From the Journals

Medical societies advise on vitamin D in midst of COVID-19


Six medical societies from across the globe are emphasizing the importance of individuals obtaining the daily recommended dose of vitamin D, especially given the impact of the COVID-19 pandemic on outdoor time.

The statement, “Joint Guidance on Vitamin D in the Era of COVID-19,” is supported by the American Society for Bone and Mineral Research, the Endocrine Society, and the American Association of Clinical Endocrinologists, among others.

They felt the need to clarify the recommendations for clinicians. Central to the guidance is the recommendation to directly expose the skin to sunlight for 15-30 minutes per day, while taking care to avoid sunburn.

The statement noted that “vitamin D is very safe when taken at reasonable dosages and is important for musculoskeletal health. Levels are likely to decline as individuals reduce outside activity (sun exposure) during the pandemic.”

It added that “most older and younger adults can safely take 400-1000 IU daily to keep vitamin D levels within the optimal range as recommended by [the US] Institute of Medicine guidelines.”

The statement also noted that the scientific evidence clearly supports the benefits that vitamin D (in combination with calcium intake) plays in building a strong skeleton and preventing bone loss.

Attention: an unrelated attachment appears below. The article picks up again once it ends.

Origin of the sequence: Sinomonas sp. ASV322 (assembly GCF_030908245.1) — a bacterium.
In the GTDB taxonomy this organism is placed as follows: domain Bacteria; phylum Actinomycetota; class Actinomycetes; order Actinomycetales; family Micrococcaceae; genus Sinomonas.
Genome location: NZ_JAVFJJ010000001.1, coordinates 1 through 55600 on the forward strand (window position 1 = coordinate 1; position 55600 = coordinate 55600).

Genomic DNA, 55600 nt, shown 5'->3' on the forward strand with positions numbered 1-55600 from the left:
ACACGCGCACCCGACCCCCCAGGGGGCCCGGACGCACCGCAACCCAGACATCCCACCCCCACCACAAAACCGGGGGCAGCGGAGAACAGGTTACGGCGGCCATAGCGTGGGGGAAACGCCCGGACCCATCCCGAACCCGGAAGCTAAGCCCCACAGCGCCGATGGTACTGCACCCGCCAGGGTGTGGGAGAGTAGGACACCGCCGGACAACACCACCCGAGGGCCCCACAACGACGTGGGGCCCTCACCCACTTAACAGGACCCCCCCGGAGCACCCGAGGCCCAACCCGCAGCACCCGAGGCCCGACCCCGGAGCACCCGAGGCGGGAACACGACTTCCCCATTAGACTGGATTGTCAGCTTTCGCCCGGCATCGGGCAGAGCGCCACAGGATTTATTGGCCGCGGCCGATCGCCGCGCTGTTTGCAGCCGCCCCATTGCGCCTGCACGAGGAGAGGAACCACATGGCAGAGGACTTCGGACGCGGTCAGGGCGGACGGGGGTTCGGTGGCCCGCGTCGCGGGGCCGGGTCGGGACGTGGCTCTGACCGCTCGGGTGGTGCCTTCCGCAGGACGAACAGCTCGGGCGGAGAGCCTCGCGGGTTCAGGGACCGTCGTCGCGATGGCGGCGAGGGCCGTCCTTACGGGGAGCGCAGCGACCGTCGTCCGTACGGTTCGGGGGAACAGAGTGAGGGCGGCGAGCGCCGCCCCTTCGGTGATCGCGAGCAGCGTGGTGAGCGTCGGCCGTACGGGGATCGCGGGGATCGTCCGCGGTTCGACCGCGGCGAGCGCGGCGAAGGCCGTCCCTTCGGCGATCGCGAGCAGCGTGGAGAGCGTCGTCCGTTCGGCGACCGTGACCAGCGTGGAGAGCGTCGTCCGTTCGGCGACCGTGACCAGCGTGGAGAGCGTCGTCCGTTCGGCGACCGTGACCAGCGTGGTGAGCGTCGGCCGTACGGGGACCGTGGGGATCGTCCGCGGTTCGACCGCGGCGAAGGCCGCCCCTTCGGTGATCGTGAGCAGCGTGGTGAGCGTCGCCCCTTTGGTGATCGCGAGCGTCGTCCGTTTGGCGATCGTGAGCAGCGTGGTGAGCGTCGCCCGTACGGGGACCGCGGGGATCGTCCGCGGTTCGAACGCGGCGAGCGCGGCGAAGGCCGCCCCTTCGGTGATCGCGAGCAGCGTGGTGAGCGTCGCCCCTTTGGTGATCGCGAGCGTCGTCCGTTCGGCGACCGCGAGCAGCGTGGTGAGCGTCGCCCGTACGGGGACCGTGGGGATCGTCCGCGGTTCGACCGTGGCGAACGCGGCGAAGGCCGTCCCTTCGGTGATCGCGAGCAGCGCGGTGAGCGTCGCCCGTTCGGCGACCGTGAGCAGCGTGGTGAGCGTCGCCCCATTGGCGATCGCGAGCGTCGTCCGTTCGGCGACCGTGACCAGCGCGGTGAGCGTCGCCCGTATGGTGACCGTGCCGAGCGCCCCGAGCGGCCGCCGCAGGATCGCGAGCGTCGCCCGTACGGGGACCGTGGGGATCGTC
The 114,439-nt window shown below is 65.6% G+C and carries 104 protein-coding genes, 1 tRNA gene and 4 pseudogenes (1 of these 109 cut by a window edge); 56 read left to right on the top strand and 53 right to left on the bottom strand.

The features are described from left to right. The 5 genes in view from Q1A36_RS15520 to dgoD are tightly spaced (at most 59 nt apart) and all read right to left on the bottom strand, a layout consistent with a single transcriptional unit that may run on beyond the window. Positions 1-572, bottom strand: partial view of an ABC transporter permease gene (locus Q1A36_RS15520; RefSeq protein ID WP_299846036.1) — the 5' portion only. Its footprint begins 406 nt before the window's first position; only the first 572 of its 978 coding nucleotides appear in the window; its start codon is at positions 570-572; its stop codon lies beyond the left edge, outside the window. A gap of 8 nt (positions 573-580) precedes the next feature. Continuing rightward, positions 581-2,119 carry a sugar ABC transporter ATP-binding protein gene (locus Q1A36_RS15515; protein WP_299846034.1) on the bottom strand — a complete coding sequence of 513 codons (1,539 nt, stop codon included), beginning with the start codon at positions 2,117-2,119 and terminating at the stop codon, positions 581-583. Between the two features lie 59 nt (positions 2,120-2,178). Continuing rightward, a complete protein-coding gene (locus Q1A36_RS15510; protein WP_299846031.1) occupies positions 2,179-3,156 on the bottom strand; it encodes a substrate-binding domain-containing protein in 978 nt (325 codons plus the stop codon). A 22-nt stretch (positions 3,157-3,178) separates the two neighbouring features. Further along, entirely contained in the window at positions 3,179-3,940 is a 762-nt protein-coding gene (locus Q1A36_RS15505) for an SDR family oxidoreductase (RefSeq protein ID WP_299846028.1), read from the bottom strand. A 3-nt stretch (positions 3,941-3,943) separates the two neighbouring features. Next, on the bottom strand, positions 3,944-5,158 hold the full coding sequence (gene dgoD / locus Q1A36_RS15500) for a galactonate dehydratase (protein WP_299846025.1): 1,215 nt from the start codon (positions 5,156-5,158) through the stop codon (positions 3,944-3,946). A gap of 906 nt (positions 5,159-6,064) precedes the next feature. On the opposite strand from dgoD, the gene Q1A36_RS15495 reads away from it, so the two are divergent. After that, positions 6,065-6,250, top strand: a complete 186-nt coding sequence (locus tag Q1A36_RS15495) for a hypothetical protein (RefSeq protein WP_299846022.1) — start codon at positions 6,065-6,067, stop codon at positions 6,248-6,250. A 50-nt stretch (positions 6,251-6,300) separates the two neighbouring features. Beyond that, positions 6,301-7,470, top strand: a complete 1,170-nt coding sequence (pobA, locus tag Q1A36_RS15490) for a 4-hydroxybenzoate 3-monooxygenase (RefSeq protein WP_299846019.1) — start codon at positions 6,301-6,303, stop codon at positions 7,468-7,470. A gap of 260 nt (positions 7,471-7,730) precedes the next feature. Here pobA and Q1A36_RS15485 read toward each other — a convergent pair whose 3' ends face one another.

Other societies supporting the statement are the European Calcified Tissue Society, the National Osteoporosis Foundation, and the International Osteoporosis Foundation.

What role for vitamin D in COVID-19?

Over recent months, the role of vitamin D in relation to prevention of COVID-19 has been the subject of intense debate. Now, these societies have joined forces and endorsed evidence-based guidance to clarify the issue around obtaining the daily recommended dosage of vitamin D.

During the pandemic, orders to stay at home meant individuals were likely to spend less time outdoors and have less opportunity to draw their vitamin D directly from sunlight, which is its main source, other than a limited number of foods or as a dietary supplement, the societies explained.

However, they acknowledged that the role of vitamin D in COVID-19 remains unclear.

“The current data do not provide any evidence that vitamin D supplementation will help prevent or treat COVID-19 infection; however, our guidance does not preclude further study of the potential effects of vitamin D on COVID-19,” the joint statement said.

Research to date suggests that vitamin D may play a role in enhancing the immune response, and given prior work demonstrating a role for the activated form of vitamin D – 1,25(OH)2D – in immune responses, “further research into vitamin D supplementation in COVID-19 disease is warranted,” it added. “Trials to date have been observational and there have been no randomized, controlled trials from which firm conclusions about causal relationships can be drawn. Observational studies suggest associations between low vitamin D concentrations and higher rates of COVID-19 infection.”

Medscape Medical News previously reported on the existing observational data regarding vitamin D in COVID-19. A recent rapid evidence review by the National Institute for Health and Care Excellence failed to find any evidence that vitamin D supplementation reduces the risk or severity of COVID-19.

A version of this article originally appeared on

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